TNBC patients who do not achieve a pCR to neoadjuvant chemotherapy are at a high-risk of recurrence from their disease. Unfortunately, there is no FDA approved standard-of-care for this post-neoadjuvant setting. However, reported results from the CREATE-X trial (presented at 2015 San Antonio Breast Cancer Symposium) demonstrated an improvementin 2-year DFS and OS with the use of post-neoadjuvant Capecitabine for women with HER2-negative breast cancer with residual disease after neoadjuvant chemotherapy.21 A subgroup analysis revealed an improved benefit for TNBC patients.21 Given the clinical scenario, determining those patients who will relapse using methods that can detect the presence of tumor material, even when the patient is technically “disease-free” after surgery, can help predict which patients will recur, and potentially design therapeutic strategies for this population. Although tissue biopsy remains the standard approach for determining the presence of tumor, the so-called “liquid biopsy” using ctDNA is emerging as a complimentary method. Because somatic mutations provide intrinsic specificity for nucleic acid material derived from tumor tissue, the presence of ctDNA implies the presence of disease. In the evolving realm of circulating biomarkers, a recent study suggests that ctDNA may confer the highest sensitivity. Dawson et al.13 compared the use of circulating antigen 15-3, CTCs and ctDNA for blood-based detection, and demonstrated that the measurement of ctDNA possessed the highest sensitivity for monitoring metastatic breast cancer. While the vast majority of ctDNA studies have focused on patients with metastatic disease, in this study we focused on patients who are in the curative setting. The patients in our cohort are disease free by standard clinical assessment, but are known to be at a high-risk of relapse.

In our study, we searched for somatic mutations in plasma-sequencing data that were first identified in the matched primary tumor. Congruent with published studies of genomic sequencing of TNBCs, we observed a high-rate of TP53 and PI3K pathway mutations.20 Of 33 evaluable patients, 13 had a clinical relapse, and of those, we were able to detect ctDNA in 4. Of interest, all four of these patients had a rapid recurrence, ranging from 0.3 months—8.9 months. Our lead-time from the first-detection of ctDNA to clinical recurrence ranged from 0.07 months—8.87 months. We were unable to detect ctDNA in patients with distant recurrence. Further, we were unable to detect ctDNA in five patients who had a recurrence in <12 months. While all patients in which ctDNA was observed did have a rapid recurrence, the low sensitivity to detect distant, and in some cases rapid recurrence, highlights its limitations. Because the ability to detect ctDNA is proportional to the number of mutated molecules in the circulation; disease burden, and the volume of plasma that is sampled are important factors that regulate sensitivity. Our study represents a “worst-case scenario” in which there is no detectable disease burden at enrollment, and only 1 mL of plasma in which to perform our studies. Even in this setting, we were able to detect some patients with rapid recurrence. Given the retrospective nature of our study with a limited sample size, however, a prospective trial to prove clinical utility is well warranted.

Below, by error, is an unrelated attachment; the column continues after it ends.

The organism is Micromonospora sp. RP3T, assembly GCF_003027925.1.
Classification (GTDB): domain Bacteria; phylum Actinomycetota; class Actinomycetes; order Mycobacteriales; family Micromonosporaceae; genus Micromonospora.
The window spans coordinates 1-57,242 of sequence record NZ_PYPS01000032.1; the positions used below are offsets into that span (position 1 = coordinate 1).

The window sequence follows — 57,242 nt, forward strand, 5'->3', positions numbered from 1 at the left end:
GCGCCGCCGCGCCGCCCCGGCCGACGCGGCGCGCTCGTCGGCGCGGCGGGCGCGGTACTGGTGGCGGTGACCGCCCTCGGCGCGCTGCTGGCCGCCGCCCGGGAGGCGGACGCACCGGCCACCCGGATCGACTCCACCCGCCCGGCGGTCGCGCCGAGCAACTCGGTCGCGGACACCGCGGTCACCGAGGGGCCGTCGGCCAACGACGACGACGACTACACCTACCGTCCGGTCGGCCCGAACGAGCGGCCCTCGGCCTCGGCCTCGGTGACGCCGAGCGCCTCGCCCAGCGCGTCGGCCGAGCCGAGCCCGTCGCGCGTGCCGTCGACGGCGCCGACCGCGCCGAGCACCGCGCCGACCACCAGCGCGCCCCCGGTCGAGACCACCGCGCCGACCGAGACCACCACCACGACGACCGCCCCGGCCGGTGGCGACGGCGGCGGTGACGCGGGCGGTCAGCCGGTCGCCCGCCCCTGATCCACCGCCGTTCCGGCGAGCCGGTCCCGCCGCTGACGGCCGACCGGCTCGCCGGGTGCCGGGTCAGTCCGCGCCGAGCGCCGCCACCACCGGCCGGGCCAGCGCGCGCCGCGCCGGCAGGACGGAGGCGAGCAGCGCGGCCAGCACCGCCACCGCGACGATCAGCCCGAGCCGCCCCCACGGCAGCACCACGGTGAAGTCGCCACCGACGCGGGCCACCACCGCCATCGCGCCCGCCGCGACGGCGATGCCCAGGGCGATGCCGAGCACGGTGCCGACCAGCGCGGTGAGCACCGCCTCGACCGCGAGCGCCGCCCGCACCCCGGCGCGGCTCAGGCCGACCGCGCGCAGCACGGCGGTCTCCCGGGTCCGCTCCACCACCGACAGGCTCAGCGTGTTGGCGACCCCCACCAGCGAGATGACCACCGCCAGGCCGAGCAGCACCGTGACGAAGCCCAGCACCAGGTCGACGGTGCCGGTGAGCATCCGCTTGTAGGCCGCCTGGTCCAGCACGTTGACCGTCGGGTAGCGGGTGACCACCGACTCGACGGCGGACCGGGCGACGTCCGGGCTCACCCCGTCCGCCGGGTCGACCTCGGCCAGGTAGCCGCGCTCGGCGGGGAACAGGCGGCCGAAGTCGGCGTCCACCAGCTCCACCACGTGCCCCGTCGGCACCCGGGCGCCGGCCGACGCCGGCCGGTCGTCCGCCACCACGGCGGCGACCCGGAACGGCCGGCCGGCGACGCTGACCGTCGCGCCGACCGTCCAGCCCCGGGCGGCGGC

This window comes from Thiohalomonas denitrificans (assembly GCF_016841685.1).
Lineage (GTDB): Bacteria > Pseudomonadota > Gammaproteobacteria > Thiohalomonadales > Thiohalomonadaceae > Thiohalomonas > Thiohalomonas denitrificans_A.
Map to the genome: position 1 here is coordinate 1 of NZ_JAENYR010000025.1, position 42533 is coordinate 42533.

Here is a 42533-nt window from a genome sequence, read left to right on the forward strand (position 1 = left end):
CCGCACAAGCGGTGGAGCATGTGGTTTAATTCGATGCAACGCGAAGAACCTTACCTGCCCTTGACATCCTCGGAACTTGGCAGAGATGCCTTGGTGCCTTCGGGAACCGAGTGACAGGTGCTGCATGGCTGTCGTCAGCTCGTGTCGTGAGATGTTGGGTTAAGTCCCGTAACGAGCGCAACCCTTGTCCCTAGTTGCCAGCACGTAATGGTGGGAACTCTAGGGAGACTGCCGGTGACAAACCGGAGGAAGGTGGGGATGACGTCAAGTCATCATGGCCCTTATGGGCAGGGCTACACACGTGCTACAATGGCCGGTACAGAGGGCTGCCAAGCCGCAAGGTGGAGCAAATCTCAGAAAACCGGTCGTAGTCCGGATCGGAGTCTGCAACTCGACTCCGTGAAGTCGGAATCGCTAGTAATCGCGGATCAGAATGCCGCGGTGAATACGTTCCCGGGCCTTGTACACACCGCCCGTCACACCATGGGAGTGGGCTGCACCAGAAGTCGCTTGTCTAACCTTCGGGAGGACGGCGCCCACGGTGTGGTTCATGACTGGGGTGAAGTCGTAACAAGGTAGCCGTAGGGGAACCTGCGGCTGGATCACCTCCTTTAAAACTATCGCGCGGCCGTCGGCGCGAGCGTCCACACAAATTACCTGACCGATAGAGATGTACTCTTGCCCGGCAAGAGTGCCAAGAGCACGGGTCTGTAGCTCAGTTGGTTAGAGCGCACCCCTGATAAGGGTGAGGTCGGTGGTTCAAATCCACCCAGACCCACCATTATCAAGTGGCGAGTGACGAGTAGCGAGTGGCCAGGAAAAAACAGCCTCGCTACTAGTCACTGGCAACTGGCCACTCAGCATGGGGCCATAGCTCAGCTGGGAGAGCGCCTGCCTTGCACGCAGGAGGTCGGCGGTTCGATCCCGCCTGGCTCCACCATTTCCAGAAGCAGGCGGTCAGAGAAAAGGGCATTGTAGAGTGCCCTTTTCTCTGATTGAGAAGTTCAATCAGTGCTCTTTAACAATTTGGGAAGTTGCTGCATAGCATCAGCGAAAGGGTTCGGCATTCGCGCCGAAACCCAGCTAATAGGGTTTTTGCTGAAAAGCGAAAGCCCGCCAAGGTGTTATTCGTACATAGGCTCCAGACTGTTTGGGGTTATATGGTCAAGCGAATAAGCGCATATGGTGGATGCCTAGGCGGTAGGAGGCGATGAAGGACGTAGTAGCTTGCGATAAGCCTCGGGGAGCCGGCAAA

A pivotal study by Garcia-Murillas et al.14 in a cohort of early breast cancer patients demonstrated that detection of ctDNA showed a similar pattern of rapid recurrence. A similar study by Olsson et al. showed that serial ctDNA sampling in patients with primary breast cancer can reach an average lead time of 11 months before the occurrence of metastatic disease.22 Key differences between our studies and theirs is the specific enrichment of a TNBC population in our study, and our use of next-generation sequencing vs. digital-droplet PCR (ddPCR) for ctDNA detection. While ddPCR has increased sensitivity, it requires the generation of patient-specific custom assays, thus next-generation sequencing has the advantage of being more generalizable for the application of ctDNA detection to a breast cancer population. Lastly, another study by Riva et al.,23 the investigators were unable to detect ctDNA in TNBC patients after surgery using ddPCR. This observation along with ours highlights the importance of serial sampling after surgery.